On August 6, 1993, an outbreak of 18 tornadoes struck southeastern Virginia. This was the biggest tornado outbreak in Virginia history up to that point.
The strongest one in the state impacted Petersburg, and was rated an F-4 on the tornado intensity scale.
The National Weather Service in Sterling, Virginia, released a comprehensive report on the tornado outbreak. Here are portions of that report (damage amounts are listed in dollars, based on 1993 prices):
At about 2:20 pm, a cooperative observer sighted a tornado about 4 miles west of Courtland. At that time it was seen throwing trees into his barn. Trees were uprooted and a shed was destroyed. The tornado moved over open fields with little else in its path to damage. The tornado was a F-0 to a low F-1 with a path length of about a mile. Estimated path width is 75 yards.
At 2:27 pm a State Trooper sighted a tornado northwest of the town of Sussex. Trees were knocked down. At about 2:32 pm a tornado was sighted near the town of Waverly. The tornado crossed Route 40 just south of the town and moved east-northeast through a residential section. Most of the damage was to trees. Numerous pine trees were broken off at rooftop level. Some hardwoods were blown over with their roots exposed. A couple of houses had chimneys knocked off. One home had a small branch driven into its siding. All trees were blown to the left of the path of the storm indicating tornadic circulation. It crossed U.S. Route 460 and destroyed a peanut warehouse. The peanut warehouse was a metal building without much in the way of supports.
The tornado was classified as an F-1 when it moved through Waverly. The length of the damage path through Waverly was about 4 miles. The total path length from the State Trooper sighting through Waverly was 14 miles, but much of this area is remote and it is uncertain how much of the time the tornado was on the ground. The path width through Waverly was 100 yards. No damage estimates were obtained.
A tornado touched down near the intersection of Route 601 and 614 in the southwest part of the county. It was likely the same storm that struck Waverly. The tornado moved to the northeast across Route 615. The track was about 2.5 miles long and 150 yards wide. Numerous trees were broken off about 15 feet up. A chimney was knocked off a two-story house. Metal roofing was torn off a shed and outbuildings were damaged. Near Route 615, two houses and two cars were damaged and several trees uprooted. Tornado began as an F-0 and possibly reached the low end of an F-1 near Route 615.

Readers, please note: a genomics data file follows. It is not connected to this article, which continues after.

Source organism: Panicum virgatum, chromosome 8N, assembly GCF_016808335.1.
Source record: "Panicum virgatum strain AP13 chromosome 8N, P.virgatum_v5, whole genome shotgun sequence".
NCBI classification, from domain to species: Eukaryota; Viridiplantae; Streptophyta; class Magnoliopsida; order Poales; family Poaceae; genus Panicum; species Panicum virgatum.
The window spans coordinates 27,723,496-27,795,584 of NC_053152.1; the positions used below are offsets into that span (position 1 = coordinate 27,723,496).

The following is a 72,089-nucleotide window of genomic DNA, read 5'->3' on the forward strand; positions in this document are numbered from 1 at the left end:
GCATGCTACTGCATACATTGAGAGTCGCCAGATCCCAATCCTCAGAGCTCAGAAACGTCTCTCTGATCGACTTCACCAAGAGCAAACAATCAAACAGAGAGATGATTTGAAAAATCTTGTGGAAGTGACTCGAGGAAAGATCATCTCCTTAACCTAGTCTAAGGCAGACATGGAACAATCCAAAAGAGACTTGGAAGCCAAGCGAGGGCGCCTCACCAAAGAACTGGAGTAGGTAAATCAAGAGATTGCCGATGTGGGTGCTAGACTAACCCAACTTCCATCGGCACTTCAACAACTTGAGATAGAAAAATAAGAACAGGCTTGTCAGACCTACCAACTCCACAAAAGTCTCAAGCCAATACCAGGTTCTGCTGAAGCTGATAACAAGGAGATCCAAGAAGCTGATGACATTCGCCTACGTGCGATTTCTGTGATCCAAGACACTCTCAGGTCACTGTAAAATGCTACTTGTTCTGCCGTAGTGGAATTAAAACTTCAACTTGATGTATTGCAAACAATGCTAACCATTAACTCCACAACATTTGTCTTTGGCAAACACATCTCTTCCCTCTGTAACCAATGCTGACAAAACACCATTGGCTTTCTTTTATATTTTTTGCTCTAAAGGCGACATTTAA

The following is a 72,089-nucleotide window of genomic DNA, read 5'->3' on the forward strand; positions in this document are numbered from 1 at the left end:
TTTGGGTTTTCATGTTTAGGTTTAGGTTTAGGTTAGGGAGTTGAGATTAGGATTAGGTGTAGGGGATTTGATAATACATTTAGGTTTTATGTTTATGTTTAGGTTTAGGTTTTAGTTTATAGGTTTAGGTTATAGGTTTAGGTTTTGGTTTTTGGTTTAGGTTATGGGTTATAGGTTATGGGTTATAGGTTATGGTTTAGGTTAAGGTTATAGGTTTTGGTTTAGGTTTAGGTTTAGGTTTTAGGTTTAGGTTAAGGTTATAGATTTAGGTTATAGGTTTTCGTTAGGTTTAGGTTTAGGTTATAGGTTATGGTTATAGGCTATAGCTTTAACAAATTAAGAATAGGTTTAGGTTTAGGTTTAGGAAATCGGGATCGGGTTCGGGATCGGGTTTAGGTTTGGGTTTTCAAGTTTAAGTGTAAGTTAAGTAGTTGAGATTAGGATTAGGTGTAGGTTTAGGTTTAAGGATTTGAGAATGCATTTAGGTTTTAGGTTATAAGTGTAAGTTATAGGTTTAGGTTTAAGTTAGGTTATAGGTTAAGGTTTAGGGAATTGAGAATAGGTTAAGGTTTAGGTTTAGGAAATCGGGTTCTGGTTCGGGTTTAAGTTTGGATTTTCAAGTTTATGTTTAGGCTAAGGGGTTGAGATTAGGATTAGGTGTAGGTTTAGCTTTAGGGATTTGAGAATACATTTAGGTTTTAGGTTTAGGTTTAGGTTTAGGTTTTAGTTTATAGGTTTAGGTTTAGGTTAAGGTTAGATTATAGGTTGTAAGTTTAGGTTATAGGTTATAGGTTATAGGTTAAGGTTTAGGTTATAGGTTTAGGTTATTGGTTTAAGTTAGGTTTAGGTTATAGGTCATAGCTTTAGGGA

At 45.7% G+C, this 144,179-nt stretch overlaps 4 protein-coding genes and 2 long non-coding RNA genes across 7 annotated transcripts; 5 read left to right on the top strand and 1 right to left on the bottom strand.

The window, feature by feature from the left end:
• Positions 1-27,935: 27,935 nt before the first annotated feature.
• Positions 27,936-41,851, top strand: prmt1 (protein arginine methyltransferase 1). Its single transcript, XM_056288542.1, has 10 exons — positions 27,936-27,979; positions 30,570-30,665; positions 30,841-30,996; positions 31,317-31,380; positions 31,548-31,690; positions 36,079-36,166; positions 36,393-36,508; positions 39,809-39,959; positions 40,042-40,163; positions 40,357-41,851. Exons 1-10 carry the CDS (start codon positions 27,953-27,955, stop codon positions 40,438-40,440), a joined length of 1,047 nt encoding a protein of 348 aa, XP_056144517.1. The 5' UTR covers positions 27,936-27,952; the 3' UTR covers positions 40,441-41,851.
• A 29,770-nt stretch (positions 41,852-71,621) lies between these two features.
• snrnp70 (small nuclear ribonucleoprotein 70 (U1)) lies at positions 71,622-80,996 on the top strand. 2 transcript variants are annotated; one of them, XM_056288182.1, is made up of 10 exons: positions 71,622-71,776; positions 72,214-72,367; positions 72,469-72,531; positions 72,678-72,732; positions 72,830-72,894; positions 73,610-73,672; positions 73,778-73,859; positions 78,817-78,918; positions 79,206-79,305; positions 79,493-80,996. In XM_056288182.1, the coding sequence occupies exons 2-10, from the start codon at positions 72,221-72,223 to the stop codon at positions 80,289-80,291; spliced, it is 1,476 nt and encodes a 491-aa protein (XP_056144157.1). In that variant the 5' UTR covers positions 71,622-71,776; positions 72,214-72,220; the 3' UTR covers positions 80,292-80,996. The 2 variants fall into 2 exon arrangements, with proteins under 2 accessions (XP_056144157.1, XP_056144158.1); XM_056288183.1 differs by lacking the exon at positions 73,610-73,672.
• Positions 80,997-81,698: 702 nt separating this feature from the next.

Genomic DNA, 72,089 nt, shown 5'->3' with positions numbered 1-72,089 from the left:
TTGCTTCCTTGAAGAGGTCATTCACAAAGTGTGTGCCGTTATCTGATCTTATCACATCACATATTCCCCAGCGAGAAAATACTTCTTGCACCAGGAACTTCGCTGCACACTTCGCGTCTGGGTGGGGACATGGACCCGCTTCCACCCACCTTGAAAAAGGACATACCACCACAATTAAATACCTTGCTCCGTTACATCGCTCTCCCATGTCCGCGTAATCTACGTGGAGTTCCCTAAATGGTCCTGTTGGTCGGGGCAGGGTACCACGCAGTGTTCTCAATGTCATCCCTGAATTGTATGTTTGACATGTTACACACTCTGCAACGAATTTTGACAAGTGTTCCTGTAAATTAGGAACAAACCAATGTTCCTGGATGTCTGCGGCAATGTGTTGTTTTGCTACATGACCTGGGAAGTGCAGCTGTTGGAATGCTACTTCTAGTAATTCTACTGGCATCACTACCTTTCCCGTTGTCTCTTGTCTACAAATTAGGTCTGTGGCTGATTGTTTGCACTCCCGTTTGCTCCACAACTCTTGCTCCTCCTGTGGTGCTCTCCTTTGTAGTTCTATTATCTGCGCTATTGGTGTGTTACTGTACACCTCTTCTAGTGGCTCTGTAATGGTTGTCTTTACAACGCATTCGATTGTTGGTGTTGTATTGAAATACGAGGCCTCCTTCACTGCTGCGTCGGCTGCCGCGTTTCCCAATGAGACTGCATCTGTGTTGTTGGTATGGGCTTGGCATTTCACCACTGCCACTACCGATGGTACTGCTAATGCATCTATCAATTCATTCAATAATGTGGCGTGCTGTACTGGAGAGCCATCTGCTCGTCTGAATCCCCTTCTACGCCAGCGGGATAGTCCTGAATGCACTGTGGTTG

The storm produced another tornado struck near the town of Surry. An apartment building on Route 626 west of Surry was damaged. The roof over three units was blown off and an in-wall was pulled away from the frame. A lot of siding was also pulled off. One car had its windows shattered. The tornado moved northeast causing moderate damage to trees along Route 641 just west of Route 31. Trees were also reported down near Scotland Wharf Ferry Terminal. The tornado was seen around 3:00 pm headed across the James River toward James City County.
The tornado was rated an F-1. The path length was about 5 miles. The path width averaged 100 yards. Damage estimates for Surry County (from both tornado 8 and 9) were 20,000 dollars.
Fishermen spotted the tornado moving along the banks of the James River and onto land at approximately 2:50 pm. The tornado destroyed a recreation building owned by the employees on the BASF corporation grounds. Debris was scattered through the woods. A bathhouse was completely gone. Pine trees were snapped off.
The tornado moved into a trailer park at Blow Flats Road. Five mobile homes were rolled over. It continued into Innovative Marine Products where a storage trailer was thrown into a large metal manufacturing building which was flattened. It then moved across U.S. Highway 60 taking down many trees which blocked the interstate for hours. The tornado was rated at the high end of an F-1.
The tornado moved into York County and onto the southern section of the Naval Weapons Station entering a housing area. Many trees were down damaging the recreation center and a corner of a housing unit. Here the tornado was rated an F-0. HAM radio reported through the SKYWARN Network that a funnel spotted near the Naval Station and Yorktown at 3:07 pm.
Total tornado path length was about 7 to 8 miles. Path width narrowed from 150 yards as the tornado came off the river to 75 yards near the end of its trail. Damages to James City County were about 750,000 dollars. No dollar estimate of damages were provided by the Naval Weapons Station.
Isle of Wight:
At about 3:00 pm, a tornado was sighted at the Franklin Airport. This is open area and no damages were reported to county officials or the National Weather Service (NWS). About 5 miles northeast of the airport, a man reported observing rotation within the thunderstorm but he did not see a funnel.
At 3:10 pm, a man on the James River Bridge reported seeing three funnel clouds over the river. He said two dissipated and the other became a tornado moving into the woods on the Newport News side of the river. The tornado moved northeast across Villa Road and through a Flea Market on Jefferson Avenue. Extensive damage occurred to expensive homes along Villa Road. Most damage was from trees falling onto homes. The Flea Market was a poorly constructed metal building. The tornado blew off the roof and some of the side walls. Pieces of metal could be seen wrapped around tree tops to the left of the buildings and for several blocks downwind.